Baschnagel Happy to (Finally) Be in Clarion University Sports Hall of Fame
But his women’s tennis teams at Clarion University in the mid-to-late-1980s were virtually unbeatable.
“Great players make great coaches,” Baschnagel said.
And, great coaches eventually end up in halls of fame.
Baschnagel, 78, will take his spot in the Clarion Sports Hall of Fame — finally — September 3. He was slated to be inducted last year, but the COVID-19 pandemic canceled the ceremony.
Baschnagel also waited 31 years to have his name added to the greats at the university, including three of his women’s tennis players during the Golden Eagles’ historic run: Lisa Warren, Susie Fritz, and Tammy Myers.
He’ll join six other inductees during a ceremony at the Gemmell Center Multi-Purpose Room on the corner of Payne Street and Wilson Avenue.
The others are: Erik Burnett (1989-1992, wrestling); Kaitlyn Johnson (2008-2011, women’s swimming); Malen Luke (1994-2005, football coach); Rollie Smith (2000-2003, men’s basketball); Stephanie Sutton (1998-2001, women’s diving); and Anthony Vincent (1965-1967, baseball).
The secret to Baschnagel’s success as a men’s and women’s tennis coach, and also an assistant men’s basketball coach at Clarion, was his uncanny ability to recruit.
“I brought in Division I players — don’t ask me how I did that,” he said. “I can tell you it’s almost impossible what we accomplished, what we did. We had no scholarships. We did it with mirrors, magic, or mystic.”
The unabashed Baschnagel was relentless as a recruiter. Persistency, he said, is one of the triangles of success. The others: sportsmanship and caring.
“You have to be honest with your recruits,” he said. “I would not recruit any player in basketball or tennis if we did not have their major. I wouldn’t try to con them into coming just for the sake of basketball or tennis. They’ll know within 10 minutes if you’re (lying) to them or not.”
Baschnagel would also call potential recruits multiple times a week to try to get them to come to the Golden Eagles.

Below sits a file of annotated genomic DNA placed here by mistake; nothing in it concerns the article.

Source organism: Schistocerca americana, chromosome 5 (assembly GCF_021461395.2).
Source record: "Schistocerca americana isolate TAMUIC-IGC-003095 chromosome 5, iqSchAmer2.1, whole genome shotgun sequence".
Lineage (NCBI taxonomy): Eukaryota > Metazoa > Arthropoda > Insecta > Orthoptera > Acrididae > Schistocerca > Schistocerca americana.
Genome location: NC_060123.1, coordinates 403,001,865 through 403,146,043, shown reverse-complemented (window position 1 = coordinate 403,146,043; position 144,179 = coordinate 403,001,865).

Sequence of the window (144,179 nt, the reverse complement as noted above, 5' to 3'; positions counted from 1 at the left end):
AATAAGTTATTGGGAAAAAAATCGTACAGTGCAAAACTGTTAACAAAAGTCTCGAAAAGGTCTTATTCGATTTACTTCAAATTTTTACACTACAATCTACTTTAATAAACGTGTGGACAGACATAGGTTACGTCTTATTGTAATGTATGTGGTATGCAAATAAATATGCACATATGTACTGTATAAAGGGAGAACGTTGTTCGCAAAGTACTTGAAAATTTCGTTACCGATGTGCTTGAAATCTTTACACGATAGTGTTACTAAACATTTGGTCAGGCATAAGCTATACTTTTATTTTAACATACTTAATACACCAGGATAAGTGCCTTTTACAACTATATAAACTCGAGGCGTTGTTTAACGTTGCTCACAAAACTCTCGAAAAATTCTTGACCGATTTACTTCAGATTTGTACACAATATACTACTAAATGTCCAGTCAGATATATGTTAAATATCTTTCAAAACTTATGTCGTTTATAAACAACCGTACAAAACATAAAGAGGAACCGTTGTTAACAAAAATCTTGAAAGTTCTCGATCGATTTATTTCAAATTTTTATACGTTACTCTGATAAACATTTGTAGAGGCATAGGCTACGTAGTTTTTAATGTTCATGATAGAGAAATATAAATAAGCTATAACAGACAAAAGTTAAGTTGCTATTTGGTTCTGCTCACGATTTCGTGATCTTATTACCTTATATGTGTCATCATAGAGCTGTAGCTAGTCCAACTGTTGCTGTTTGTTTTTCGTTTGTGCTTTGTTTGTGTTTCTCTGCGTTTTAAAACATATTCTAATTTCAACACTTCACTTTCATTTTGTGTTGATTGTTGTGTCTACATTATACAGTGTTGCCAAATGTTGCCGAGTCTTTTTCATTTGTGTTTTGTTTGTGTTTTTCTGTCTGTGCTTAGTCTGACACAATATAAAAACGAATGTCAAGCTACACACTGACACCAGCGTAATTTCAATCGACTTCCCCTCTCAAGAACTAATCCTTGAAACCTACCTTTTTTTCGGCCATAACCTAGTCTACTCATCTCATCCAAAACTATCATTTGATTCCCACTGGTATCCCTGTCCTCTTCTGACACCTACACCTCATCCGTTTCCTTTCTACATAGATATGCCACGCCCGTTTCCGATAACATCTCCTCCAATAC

It worked with Warren, who had a scholarship offer from the University of Louisville, where her older sister was the team captain. Baschnagel kept talking to her, advocating for the university and the tennis program.
“You can’t back down,” Baschnagel said.
She finally relented.
So did others, and what transpired after was an unprecedented run of success in any sport at Clarion University.
The women’s tennis program under Baschnagel went undefeated in three of the next four seasons, compiling a record of 57-1 and won Pennsylvania State Athletic Conference championships from 1986-89. At one point, the team won 45 consecutive matches. The Golden Eagles also notched top-10 finishes nationally in 1988 and 1989.
The only loss in that four-year run was to Division I Penn State.
“Nobody in the history of the university is even close to what we did during those four years,” Baschnagel said. “Going undefeated is hard. There’s no room for error.
“It’s the best-kept secret at the university,” he added, chuckling. “When I tell people I’m going into the hall, they ask, ‘For what? Checkers?’ They don’t even know what I’m going in for.”
Baschnagel would have had a pretty solid resume for the hall even without his success with the women’s tennis program.
Before he left the basketball court for the tennis court, Baschnagel was an assistant basketball coach at Clarion from 1975-82 under Joe DeGregorio. During that time, the Golden Eagles were a perennial power, going 159-67 and either winning or sharing the Pennsylvania State Athletic Conference-West title five times.
Baschnagel is also a member of the University of Buffalo Athletics Hall of Fame. A native of Western New York, he played for the Bulls from 1962-1965 and averaged 10 points and 7.4 rebounds per game. After his playing days there, he was an assistant coach at the school until 1973.
He spent three years in the early 1990s as the boys basketball coach at North Clarion. He was part of a group that started the YMCA in Clarion during that time and in 2000, he launched the YMCA Sportsmanship I All-Star Basketball Games that are still being played today.
Baschnagel was a professor at Clarion University, as well, until his retirement in 2013.
He’s also an author. His book, “How to Build a Sport or Life Dynasty,” will be released in the coming weeks.
With everything Baschnagel has accomplished, one thing rises above all else, he said.
“We had a 100% graduation rate (on the men’s and women’s tennis teams),” Baschnagel said. “That is the most important thing I did as a coach. If you’re not graduating your players in four years, you’re using and abusing student-athletes.”
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